Wishing for Internal Harmony

I bet you thought my next wish would be for world peace.

I don’t want to waste birthday wish  magic on something that, at our present stage, is impossible. It’s not that I don’t want some kind of peaceful resolution to the conflicts that plague us, but that I simply don’t believe that humankind has developed enough to be able  to overcome our innate greed, protectiveness, war-like sensibilities, or our desire to define ourselves by an “us and them” mentality.

On an individual basis, however, I believe we can work toward peace and harmony. I believe that peace begins within. If individuals have confidence in who they are, what they believe, and where they fit in this world without trying to force those same thoughts and beliefs onto others, then they have taken a step toward creating a more peaceful world.

Today another good friend is celebrating her birthday. Tanya is an amazing woman who impresses me with her own inner confidence and  faith in herself. I wouldn’t describe her as peaceful (she’s more like lightning contained in a bottle), but her inner peace always gives me hope. So today I borrow from her birthday wish magic to wish for internal harmony for all.

Tanya and her son Eli two years ago, finding peace in the pool.

Tanya and her son Eli two years ago, finding peace in the pool.

This wish actually comes from reading a comment on my post yesterday, a comment that made me ask some serious questions about myself. Am I too close minded when it comes to religious extremists? Do I practice what I preach when it comes to not trying to force my opinion onto others?

The comment refers to a post I wrote a long time ago called “Hell is Living in the Bible Belt” where I express my disdain for the religious road signs that dot  the highways throughout Kansas and Indiana. I re-read my own post to ask myself these difficult questions. In the post I say that I believe in freedom of speech as well as freedom of religion. I also say that I envy people who have true faith because I’m not sure what I believe. In reality, I have no problem with the signs that say things like “Trust Jesus” or “Jesus is  love” or contain actual quotes from his words.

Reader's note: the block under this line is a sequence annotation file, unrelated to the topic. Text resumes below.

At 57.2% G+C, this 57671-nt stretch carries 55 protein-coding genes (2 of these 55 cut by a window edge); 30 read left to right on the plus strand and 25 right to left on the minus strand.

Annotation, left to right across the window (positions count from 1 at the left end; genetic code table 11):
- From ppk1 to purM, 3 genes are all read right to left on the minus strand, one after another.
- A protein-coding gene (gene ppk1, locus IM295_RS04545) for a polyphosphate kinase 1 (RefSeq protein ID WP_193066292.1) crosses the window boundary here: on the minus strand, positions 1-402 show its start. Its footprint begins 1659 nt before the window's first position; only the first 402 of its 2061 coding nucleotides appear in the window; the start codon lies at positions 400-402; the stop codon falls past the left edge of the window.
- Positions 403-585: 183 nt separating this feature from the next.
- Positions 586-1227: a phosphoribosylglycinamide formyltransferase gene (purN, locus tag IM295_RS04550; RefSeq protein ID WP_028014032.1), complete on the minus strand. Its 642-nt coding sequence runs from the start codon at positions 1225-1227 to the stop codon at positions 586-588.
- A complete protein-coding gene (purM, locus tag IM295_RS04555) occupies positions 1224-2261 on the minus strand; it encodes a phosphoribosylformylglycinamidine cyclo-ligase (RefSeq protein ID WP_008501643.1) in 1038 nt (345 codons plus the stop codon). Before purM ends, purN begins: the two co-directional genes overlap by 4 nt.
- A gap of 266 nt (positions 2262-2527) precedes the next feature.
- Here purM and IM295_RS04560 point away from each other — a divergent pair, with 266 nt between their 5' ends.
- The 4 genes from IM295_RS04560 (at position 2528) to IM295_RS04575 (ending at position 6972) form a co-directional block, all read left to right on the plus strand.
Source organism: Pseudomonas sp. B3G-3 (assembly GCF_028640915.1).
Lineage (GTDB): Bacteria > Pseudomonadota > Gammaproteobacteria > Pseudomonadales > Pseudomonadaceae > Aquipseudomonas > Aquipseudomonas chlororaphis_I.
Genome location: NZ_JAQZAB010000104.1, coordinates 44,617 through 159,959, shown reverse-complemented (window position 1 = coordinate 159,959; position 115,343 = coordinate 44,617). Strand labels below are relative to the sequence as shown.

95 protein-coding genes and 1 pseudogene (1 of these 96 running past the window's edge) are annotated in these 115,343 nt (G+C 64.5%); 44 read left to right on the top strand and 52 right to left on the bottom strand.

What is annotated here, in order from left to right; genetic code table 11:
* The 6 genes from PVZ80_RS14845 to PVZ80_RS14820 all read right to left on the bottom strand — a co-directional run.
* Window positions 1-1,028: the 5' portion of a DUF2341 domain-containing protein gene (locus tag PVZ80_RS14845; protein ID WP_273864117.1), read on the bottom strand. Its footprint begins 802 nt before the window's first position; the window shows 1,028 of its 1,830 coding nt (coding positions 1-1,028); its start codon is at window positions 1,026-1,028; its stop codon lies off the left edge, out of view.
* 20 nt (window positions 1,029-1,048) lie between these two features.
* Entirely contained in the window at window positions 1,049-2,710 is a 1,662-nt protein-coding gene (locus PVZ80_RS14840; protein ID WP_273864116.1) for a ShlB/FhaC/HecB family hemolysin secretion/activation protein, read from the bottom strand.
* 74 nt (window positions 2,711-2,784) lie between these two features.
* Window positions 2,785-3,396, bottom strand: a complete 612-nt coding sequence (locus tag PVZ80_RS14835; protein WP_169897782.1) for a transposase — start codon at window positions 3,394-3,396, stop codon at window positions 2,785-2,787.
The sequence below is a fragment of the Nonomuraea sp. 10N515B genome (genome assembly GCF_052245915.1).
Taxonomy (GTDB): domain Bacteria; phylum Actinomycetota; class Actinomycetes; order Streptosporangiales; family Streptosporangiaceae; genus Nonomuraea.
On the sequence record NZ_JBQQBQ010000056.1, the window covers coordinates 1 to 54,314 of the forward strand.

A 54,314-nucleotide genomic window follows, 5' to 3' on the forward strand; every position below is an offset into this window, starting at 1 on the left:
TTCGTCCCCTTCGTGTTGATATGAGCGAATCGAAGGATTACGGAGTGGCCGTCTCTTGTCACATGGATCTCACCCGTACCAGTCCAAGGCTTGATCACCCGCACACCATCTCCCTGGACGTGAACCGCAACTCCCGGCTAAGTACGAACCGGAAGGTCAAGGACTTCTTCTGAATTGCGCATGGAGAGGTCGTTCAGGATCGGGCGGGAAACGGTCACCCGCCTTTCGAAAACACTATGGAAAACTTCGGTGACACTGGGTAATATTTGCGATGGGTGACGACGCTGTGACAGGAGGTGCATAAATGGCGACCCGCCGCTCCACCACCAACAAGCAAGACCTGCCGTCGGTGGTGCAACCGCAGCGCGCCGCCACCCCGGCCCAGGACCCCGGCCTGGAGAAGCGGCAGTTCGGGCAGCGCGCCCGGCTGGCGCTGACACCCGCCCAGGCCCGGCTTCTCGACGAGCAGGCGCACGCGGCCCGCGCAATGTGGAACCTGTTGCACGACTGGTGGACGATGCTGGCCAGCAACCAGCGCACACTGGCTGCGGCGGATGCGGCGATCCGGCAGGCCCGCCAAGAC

I have more of a problem with signs that say “If you don’t find Jesus you will burn in the  boiling fire pits of hell for all eternity!!!!!!” (Okay, I never saw a sign with those exact words, but you know what I mean).

I find those signs especially unappealing when hurtling  down  the highway in a machine. (Did I mention that Nathan, Sarah and I had a very near miss the other day, when an  accident  happened right next to us?)

I have the same problem when a fellow Jew tells me that I am not Jewish enough if I don’t ___________. In other words, I have no problem with people believing what they believe and talking about what they believe, but I do have a problem with being cursed or told I’m going to hell or told I am inferior because I do not believe the same thing.

I try not to do that with my own words.

Today a friend posted this on Facebook.

The message against bullying is one that I believe. I don’t think its right to make fun of others. I don’t think its right to make jokes about others. I don’t think its right to judge others based off of one aspect of their personality or appearance. However, I wouldn’t share this post on Facebook because of the last line. Telling someone they will be heartless if they don’t share the post is bullying.

Telling someone they are going to hell if they have doubts or don’t believe the same thing as you do, is bullying and threatening.

Telling someone that their love is going to damn everyone simply because you believe it is sinful, is bullying, and threatening, and unfair.

What does all of this have to do with inner harmony or peace? I think that believing in something is important. Having a moral compass and following  it with confidence is priceless. Having faith  in yourself and your thoughts and dreams is invaluable. However, if you feel the need to push those beliefs on someone else in order to validate them, then you have not achieved inner peace or harmony.

I suppose that simply writing about these things could be seen as an act of trying to push my beliefs onto someone else. Or teaching about arts and  theatre and their value to society could be seen as trying to validate my own belief system.

The difference lies in expectations. I don’t expect my words to change people’s minds or thoughts. I don’t expect everyone to leave my classroom passionate advocates for the arts. I do hope that my words or my lessons encourage people to think, or question, or wonder.

I don’t ask people  to think the way I think in order to be my friend or to achieve some specific goal in the after life. I don’t say “If you think differently than I,  then I will not talk to you, tolerate you, or have anything to do with you.”

Inner peace comes from the  ability to say, “I believe this, they believe something different. Their belief doesn’t hurt me, my belief doesn’t hurt them. That is all.”

Now, I’m not saying I’ve achieved this inner peace. If I had, I wouldn’t have worried about the comment on my post, or worry at all about what other people think of me. I would just be who I am.

That is why I make this wish today. I wish for all of us to achieve inner harmony. To find that place inside ourselves where we can be content with who we are without trying to change anyone else or justify our beliefs on the backs of someone else. Only through that could we ever hope for world peace.

 

 

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